Sterling fell and London's FTSE 100 index rose after Britain's Supreme Court ruled the government must legislate through parliament to trigger the start of talks on leaving the European Union. But as Ivor Bennett reports, plans to start the Brexit process by the end of March are unlikely to be hindered.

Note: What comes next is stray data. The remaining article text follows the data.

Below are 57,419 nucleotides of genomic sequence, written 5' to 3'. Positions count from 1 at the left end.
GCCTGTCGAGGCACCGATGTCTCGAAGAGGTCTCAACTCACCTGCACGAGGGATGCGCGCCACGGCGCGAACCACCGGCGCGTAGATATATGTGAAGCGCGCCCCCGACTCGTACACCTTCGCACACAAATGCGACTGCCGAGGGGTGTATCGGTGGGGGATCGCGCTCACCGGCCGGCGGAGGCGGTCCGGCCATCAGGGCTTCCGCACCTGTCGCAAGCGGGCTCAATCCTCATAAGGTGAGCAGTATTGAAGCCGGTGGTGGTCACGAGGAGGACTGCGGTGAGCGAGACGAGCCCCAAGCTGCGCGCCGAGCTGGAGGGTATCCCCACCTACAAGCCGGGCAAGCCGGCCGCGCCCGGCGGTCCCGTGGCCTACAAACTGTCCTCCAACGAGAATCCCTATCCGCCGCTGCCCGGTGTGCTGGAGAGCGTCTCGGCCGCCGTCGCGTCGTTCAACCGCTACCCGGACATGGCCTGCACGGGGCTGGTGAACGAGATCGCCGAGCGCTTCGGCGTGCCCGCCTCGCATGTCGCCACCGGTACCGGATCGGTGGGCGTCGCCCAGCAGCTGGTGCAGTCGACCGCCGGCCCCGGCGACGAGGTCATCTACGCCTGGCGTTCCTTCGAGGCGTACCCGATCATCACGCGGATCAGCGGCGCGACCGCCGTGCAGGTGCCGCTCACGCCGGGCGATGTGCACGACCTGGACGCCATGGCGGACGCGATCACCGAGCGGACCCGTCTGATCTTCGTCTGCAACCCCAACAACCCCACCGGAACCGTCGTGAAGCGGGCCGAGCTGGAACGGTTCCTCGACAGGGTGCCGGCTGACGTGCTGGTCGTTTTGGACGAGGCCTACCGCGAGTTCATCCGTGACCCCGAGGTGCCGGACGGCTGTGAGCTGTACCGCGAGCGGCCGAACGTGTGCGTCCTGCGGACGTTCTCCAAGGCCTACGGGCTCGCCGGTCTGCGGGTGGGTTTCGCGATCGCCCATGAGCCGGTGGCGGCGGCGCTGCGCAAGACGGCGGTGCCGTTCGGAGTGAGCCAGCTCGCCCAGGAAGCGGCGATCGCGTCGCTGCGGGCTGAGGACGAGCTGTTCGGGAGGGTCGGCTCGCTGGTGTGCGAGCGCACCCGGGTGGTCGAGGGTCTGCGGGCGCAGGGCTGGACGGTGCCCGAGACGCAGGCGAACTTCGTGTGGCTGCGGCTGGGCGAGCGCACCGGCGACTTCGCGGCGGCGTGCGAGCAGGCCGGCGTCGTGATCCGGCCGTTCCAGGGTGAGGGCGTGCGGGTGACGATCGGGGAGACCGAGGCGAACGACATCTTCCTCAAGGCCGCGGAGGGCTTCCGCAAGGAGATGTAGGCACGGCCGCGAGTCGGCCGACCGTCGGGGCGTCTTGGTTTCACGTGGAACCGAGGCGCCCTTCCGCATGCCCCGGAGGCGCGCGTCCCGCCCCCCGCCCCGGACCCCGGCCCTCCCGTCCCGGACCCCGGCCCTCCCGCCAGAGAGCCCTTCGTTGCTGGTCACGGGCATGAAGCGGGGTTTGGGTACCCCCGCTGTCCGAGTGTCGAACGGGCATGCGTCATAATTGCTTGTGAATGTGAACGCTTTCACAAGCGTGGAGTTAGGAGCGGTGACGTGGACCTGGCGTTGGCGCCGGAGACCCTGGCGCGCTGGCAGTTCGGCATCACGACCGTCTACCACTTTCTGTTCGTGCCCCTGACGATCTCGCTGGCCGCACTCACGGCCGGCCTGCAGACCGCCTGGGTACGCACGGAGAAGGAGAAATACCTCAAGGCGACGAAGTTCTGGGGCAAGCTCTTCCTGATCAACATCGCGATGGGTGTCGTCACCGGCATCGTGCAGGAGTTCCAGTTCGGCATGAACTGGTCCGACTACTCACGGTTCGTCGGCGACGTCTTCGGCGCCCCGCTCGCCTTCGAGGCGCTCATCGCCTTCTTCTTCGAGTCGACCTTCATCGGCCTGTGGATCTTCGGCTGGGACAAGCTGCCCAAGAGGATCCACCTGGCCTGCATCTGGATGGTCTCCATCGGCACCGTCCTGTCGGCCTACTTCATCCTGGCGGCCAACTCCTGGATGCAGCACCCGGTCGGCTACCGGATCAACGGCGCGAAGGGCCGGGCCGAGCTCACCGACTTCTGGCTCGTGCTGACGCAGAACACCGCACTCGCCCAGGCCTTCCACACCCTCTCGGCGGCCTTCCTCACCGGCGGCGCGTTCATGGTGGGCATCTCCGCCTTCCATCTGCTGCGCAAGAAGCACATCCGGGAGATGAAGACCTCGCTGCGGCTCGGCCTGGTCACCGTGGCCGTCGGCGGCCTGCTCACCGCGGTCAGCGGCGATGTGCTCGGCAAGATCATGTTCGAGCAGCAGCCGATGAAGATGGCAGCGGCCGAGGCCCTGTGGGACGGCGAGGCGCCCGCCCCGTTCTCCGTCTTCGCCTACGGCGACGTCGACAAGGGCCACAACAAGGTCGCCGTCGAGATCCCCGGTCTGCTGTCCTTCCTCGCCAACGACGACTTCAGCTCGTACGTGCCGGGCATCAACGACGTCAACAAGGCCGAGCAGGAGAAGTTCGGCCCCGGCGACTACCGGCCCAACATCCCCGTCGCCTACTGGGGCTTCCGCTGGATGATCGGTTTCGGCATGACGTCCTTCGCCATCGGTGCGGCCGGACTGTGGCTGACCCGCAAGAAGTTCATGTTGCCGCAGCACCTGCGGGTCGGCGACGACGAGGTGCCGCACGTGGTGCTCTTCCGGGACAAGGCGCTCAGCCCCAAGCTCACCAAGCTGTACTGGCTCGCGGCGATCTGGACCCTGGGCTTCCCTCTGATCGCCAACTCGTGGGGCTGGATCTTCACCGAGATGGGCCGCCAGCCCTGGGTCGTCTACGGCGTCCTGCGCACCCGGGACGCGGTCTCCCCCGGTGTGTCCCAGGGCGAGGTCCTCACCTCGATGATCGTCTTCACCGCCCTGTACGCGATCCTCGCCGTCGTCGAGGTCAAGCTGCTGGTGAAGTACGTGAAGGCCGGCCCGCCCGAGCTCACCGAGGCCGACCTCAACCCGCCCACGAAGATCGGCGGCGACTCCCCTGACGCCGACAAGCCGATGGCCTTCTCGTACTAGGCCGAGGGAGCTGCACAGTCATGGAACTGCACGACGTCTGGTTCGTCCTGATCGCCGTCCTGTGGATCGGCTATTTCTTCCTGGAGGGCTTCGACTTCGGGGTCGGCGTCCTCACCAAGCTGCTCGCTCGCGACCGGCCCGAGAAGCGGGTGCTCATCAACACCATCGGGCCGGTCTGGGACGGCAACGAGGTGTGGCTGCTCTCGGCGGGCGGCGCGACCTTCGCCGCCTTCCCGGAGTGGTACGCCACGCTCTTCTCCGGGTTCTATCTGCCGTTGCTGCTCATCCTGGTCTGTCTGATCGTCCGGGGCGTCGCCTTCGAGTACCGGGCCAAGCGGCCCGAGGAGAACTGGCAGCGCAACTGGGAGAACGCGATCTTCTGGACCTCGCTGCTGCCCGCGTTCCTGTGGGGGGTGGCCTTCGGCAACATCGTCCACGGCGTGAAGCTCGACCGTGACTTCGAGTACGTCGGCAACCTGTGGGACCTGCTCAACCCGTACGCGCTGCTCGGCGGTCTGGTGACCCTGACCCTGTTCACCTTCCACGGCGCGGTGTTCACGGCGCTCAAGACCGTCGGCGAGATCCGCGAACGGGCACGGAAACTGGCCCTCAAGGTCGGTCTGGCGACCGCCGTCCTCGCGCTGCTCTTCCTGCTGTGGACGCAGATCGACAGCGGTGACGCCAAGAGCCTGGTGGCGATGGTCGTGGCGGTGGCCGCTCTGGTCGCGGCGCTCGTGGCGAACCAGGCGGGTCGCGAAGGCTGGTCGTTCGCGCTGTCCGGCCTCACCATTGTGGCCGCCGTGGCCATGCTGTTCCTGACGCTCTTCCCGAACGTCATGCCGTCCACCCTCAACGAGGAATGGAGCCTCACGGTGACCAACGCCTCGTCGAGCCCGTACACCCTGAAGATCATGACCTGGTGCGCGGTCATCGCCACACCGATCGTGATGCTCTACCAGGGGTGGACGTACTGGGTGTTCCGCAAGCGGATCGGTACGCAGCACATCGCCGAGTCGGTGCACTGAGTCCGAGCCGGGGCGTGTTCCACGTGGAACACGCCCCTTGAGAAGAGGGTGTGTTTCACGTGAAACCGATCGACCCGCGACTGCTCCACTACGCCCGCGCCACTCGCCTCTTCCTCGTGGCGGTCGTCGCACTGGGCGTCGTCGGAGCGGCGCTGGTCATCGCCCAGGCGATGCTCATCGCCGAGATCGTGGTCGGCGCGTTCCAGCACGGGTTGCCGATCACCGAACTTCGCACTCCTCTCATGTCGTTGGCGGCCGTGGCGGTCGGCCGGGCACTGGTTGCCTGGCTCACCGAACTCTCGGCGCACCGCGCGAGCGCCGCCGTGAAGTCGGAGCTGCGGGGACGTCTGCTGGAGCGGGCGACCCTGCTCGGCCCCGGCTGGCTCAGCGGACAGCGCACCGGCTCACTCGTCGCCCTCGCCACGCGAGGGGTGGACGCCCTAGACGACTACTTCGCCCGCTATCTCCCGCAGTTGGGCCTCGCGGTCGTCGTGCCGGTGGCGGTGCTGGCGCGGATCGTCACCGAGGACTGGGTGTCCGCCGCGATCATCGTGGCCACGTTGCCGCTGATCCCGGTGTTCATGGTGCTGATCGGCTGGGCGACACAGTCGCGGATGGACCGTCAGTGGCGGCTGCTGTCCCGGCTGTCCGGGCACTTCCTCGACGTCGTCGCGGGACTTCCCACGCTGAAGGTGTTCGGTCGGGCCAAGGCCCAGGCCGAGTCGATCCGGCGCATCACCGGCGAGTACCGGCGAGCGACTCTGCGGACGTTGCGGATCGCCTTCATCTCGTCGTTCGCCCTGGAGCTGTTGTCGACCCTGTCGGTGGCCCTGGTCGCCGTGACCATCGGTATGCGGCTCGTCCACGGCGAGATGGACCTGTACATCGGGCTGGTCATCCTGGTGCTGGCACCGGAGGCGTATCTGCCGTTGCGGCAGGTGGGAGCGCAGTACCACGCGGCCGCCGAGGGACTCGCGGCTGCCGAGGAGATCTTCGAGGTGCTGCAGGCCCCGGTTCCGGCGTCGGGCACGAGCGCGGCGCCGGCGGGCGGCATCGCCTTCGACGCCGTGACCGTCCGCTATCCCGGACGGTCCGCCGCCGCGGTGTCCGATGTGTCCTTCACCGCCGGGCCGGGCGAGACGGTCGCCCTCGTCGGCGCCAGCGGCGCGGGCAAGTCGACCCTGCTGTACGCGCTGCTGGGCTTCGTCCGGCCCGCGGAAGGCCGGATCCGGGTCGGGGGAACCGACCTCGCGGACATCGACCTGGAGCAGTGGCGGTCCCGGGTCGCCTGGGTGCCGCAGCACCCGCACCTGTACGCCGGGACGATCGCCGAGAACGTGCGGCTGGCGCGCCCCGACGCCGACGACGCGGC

There isn't much certainty when it comes to Brexit. But one thing is now for sure, courtesy of Britain's Supreme Court, the highest in the land. (SOUNDBITE) (English) SUPREME COURT PRESIDENT, DAVID NEUBERGER, SAYING: "Today, by a majority of eight to three, the Supreme Court rules that the government can not trigger Article 50 without an Act of Parliament authorising it to do so." There was plenty of small print for those who wanted to read it. but the message was clear without it. Only parliament, and not government, can decide if Britain leaves the EU. (SOUNDBITE) (English) ATTORNEY GENERAL JEREMY WRIGHT SAYING: "Of course the government is disappointed with the outcome, but we have the good fortune to live in a country where everyone, every individual, every organisation, even government is subject to the rule of law." A victory for some, but the joy may be shortlived. Markets seeing Brexit more clearly than ever. SOUNDBITE) (English) KATHLEEN BROOK, RESEARCH DIRECTOR, CITY INDEX, SAYING: "So we think it's more a formality. If anything this decision actually makes it quite likely Theresa May will be able to trigger Article 50 by the end of March, which is part of her timetable. Yes, she has to put this plan to a parliamentary vote but we think it will pass the vote." A bigger problem for markets - the judges' other ruling. That government doesn't need to consult the devolved parliaments of Wales, Scotland and Northern Ireland. (SOUNDBITE) (English) KATHLEEN BROOK, RESEARCH DIRECTOR, CITY INDEX, SAYING: "This decision may sow the seeds of a potential second independence referendum for Scotland down the line. So that's why we think we've seen a bit of a mixed reaction in the pound." Sterling fell over a half a cent against the dollar. But didn't take long to recover. Like the ruling, perhaps, more of a jitter than a drastic shock.